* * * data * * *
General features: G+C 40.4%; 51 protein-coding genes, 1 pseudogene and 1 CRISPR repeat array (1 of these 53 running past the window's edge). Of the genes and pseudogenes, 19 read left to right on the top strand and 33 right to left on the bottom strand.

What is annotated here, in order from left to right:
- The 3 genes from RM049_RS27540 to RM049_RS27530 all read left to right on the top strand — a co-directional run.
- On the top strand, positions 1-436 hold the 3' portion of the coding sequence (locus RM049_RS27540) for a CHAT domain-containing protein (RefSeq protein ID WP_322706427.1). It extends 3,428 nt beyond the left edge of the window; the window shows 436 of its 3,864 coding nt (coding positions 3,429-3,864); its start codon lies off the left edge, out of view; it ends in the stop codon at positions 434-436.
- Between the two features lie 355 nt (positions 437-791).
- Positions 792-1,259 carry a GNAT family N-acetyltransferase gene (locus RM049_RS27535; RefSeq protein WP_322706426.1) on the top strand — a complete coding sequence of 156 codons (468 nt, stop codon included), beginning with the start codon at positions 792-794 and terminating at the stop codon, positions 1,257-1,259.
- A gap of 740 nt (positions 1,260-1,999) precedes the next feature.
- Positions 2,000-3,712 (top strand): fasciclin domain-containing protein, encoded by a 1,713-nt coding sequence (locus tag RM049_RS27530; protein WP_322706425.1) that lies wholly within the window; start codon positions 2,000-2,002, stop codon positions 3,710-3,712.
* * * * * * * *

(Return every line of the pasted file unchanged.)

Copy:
General features: G+C 40.4%; 51 protein-coding genes, 1 pseudogene and 1 CRISPR repeat array (1 of these 53 running past the window's edge). Of the genes and pseudogenes, 19 read left to right on the top strand and 33 right to left on the bottom strand.

What is annotated here, in order from left to right:
- The 3 genes from RM049_RS27540 to RM049_RS27530 all read left to right on the top strand — a co-directional run.
- On the top strand, positions 1-436 hold the 3' portion of the coding sequence (locus RM049_RS27540) for a CHAT domain-containing protein (RefSeq protein ID WP_322706427.1). It extends 3,428 nt beyond the left edge of the window; the window shows 436 of its 3,864 coding nt (coding positions 3,429-3,864); its start codon lies off the left edge, out of view; it ends in the stop codon at positions 434-436.
- Between the two features lie 355 nt (positions 437-791).
- Positions 792-1,259 carry a GNAT family N-acetyltransferase gene (locus RM049_RS27535; RefSeq protein WP_322706426.1) on the top strand — a complete coding sequence of 156 codons (468 nt, stop codon included), beginning with the start codon at positions 792-794 and terminating at the stop codon, positions 1,257-1,259.
- A gap of 740 nt (positions 1,260-1,999) precedes the next feature.
- Positions 2,000-3,712 (top strand): fasciclin domain-containing protein, encoded by a 1,713-nt coding sequence (locus tag RM049_RS27530; protein WP_322706425.1) that lies wholly within the window; start codon positions 2,000-2,002, stop codon positions 3,710-3,712.